Building a fair working environment for the gig economy - a UK/South African idea takes shape

Cath Everett Profile picture for user catheverett April 15, 2019
In a bid to prevent a race to the bottom for the world’s seven million digital platform-based gig economy workers, the Fairwork Foundation has been set up to rate and score firms with an eye to encouraging fairer working practices. But will it be enough?

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There are now more than seven million gig economy workers around the world who use digital platforms or apps to gain access to outsourced contracts. But because they have no means of undertaking collective bargaining, they have little ability to negotiate decent wages or working conditions with employers who are often based in remote parts of the world.

As a result, a group of UK and South African universities have now got together to set up the so-called Fairwork Foundation  in a bid to help improve their working conditions. The move was the brainchild of Mark Graham, Professor of Internet Geography at Oxford University’s Oxford Internet Institute (OII), after he undertook research into the quality of available jobs among platform workers. He discovered that most were protected by neither employment law nor collective bodies, such as trade unions.

So taking inspiration from the UK’s Fairtrade and Living Wage Foundations, Graham set up his own with the help of his now partner in the project, Jamie Woodcock, a researcher at the OII. Initial financing was provided by the UK Economic and Social Research Council as part of its Global Challenges Research Fund New Models of Sustainable Development program, but has since been replaced by three years of funding from the German Federal Ministry for Economic Cooperation and Development.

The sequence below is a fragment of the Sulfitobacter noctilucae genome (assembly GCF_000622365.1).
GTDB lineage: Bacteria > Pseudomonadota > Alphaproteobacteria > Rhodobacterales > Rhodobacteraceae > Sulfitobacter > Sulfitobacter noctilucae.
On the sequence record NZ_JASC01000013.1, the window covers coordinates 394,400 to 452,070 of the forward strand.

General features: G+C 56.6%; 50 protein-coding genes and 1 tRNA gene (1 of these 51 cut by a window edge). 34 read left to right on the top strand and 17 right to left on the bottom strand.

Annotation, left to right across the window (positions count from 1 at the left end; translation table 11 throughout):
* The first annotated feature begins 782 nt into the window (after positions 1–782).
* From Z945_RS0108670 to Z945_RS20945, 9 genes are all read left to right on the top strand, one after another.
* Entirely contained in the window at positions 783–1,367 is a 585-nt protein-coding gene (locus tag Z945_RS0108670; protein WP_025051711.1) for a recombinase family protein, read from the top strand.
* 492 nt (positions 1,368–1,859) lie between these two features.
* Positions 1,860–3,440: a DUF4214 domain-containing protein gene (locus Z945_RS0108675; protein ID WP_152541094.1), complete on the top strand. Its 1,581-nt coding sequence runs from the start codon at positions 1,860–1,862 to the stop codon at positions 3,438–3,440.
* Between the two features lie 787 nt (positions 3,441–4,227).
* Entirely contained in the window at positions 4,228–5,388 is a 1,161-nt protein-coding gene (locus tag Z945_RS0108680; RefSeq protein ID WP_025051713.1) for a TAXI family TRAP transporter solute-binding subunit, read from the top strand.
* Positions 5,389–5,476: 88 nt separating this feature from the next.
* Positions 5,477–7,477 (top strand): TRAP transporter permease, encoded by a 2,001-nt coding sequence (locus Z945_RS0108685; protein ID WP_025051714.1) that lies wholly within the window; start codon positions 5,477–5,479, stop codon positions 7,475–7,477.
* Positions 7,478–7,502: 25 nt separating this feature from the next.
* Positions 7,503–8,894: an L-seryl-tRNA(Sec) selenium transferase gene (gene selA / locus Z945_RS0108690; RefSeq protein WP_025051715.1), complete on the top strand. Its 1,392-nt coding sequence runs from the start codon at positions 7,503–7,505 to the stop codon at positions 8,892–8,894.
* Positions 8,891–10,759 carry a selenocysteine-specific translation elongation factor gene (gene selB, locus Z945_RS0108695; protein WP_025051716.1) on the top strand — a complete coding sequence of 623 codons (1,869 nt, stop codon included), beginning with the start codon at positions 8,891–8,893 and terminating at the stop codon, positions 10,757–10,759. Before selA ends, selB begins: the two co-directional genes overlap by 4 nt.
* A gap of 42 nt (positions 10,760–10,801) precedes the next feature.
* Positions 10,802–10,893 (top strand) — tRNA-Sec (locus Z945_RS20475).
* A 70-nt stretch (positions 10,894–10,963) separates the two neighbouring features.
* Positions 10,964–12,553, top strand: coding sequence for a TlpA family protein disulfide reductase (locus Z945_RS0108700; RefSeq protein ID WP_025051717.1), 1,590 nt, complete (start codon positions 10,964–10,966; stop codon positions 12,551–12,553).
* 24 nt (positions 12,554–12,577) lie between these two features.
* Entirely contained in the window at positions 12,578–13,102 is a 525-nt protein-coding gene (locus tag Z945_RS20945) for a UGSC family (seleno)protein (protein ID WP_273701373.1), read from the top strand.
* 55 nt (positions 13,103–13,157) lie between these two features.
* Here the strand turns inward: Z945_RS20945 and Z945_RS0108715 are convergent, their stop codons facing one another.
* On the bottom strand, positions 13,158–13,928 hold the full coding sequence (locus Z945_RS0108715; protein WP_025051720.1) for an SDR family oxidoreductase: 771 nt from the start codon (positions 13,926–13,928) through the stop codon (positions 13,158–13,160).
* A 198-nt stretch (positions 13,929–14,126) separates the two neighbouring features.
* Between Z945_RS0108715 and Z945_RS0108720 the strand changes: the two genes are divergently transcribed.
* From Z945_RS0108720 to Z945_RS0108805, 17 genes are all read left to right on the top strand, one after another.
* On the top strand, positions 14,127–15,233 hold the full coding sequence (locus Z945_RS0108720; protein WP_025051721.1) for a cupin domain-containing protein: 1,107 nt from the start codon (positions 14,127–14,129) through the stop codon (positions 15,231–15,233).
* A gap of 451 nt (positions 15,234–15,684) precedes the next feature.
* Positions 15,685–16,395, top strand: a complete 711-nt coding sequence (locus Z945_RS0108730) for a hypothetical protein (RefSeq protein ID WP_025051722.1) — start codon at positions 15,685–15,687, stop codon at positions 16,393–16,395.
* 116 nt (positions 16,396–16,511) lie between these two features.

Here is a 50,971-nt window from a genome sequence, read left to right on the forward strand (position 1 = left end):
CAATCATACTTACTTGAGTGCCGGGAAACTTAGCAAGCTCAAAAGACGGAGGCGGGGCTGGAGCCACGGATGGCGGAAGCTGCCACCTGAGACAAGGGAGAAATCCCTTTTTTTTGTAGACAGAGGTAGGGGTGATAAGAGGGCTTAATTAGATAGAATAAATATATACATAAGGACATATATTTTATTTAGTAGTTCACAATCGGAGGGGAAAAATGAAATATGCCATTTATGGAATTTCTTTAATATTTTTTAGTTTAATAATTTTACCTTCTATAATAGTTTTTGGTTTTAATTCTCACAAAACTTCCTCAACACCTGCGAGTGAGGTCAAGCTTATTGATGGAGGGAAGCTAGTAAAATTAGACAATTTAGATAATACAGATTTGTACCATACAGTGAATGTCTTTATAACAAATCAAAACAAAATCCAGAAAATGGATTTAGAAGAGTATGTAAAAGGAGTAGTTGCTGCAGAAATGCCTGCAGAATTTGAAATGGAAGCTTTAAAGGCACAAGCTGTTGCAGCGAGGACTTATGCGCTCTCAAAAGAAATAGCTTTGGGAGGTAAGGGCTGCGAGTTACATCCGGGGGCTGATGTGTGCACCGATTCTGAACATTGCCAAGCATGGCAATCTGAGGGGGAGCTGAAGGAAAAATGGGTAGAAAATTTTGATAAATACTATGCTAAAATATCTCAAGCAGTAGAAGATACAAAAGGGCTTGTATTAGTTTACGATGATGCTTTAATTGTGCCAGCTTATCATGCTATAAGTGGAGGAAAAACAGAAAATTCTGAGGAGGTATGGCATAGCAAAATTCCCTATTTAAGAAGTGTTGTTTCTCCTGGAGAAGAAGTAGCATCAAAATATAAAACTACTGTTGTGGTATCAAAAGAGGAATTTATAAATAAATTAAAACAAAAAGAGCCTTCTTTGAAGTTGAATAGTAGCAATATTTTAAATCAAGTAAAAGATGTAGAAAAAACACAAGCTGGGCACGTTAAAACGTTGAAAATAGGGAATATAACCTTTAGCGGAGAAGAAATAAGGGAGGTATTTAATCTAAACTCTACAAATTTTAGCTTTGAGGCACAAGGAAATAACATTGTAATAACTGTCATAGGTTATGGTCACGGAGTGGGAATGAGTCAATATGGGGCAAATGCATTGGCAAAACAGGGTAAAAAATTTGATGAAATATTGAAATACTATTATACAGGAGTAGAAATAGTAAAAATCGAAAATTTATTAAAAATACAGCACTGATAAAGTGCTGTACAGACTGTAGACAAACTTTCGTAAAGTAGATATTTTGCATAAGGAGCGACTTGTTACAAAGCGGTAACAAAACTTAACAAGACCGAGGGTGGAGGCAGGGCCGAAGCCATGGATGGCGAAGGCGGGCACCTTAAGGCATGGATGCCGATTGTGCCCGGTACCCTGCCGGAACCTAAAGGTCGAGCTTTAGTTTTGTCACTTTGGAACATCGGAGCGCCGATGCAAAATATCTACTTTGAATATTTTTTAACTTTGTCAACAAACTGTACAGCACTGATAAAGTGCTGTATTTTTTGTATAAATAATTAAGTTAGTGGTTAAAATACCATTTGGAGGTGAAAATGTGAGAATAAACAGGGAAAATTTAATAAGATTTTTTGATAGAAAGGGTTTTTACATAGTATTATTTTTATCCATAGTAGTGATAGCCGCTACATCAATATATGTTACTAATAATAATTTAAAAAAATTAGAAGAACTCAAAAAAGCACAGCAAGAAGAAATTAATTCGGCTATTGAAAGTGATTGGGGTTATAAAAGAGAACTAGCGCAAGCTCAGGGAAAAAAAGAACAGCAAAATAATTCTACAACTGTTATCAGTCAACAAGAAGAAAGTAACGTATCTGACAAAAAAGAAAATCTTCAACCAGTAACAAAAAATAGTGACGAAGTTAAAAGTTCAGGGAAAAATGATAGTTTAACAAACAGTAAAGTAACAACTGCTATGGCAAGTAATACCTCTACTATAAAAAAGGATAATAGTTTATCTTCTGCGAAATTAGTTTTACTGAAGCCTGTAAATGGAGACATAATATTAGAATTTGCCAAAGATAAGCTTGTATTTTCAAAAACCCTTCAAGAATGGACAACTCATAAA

The money was used to assemble a larger team of researchers, which comprised specialists in Information and Communications Technologies for Development from the Universities of Manchester, England, and Cape Town in South Africa, as well as labour law experts from the Universities of Oxford and the Western Cape.

The aim was to create the first rating system for working conditions in the digital platform economy in order to try and guard against a race to the bottom. The system, which was based on input from workers, unions, digital platform providers and policy makers, assesses the platform providers against five core principles, each of which consists of two key components: fair pay, conditions, contracts, management and representation.

The necessary evidence to compile scores is collected both from workers and by means of desk research, and up to two points can be awarded for each principle if platform providers meet the criteria.  Ratings are reassessed annually and interested parties are able to view both a single score out of 10 and a breakdown of how the score was reached.

Making informed choices

The goal is to help workers distinguish between good and bad employers, while also aiding consumers in making informed choices when ordering online goods and services. Graham explains:

We want working conditions in the platform economy to improve. By giving every platform a score, we have seen that some platforms have already been willing to make changes to get a higher score. But we think the scores go beyond that. The Living Wage Foundation is an interesting model here. Trade unions have used the living wage as a target for their negotiations. We hope our scores can serve a similar function.

A further aim is to encourage those platform providers that have an interest in becoming certified to improve their practices based on any shortfalls highlighted by the rating system. The scheme was piloted in South Africa and India last year, and the UK and Germany will be added to the mix this year.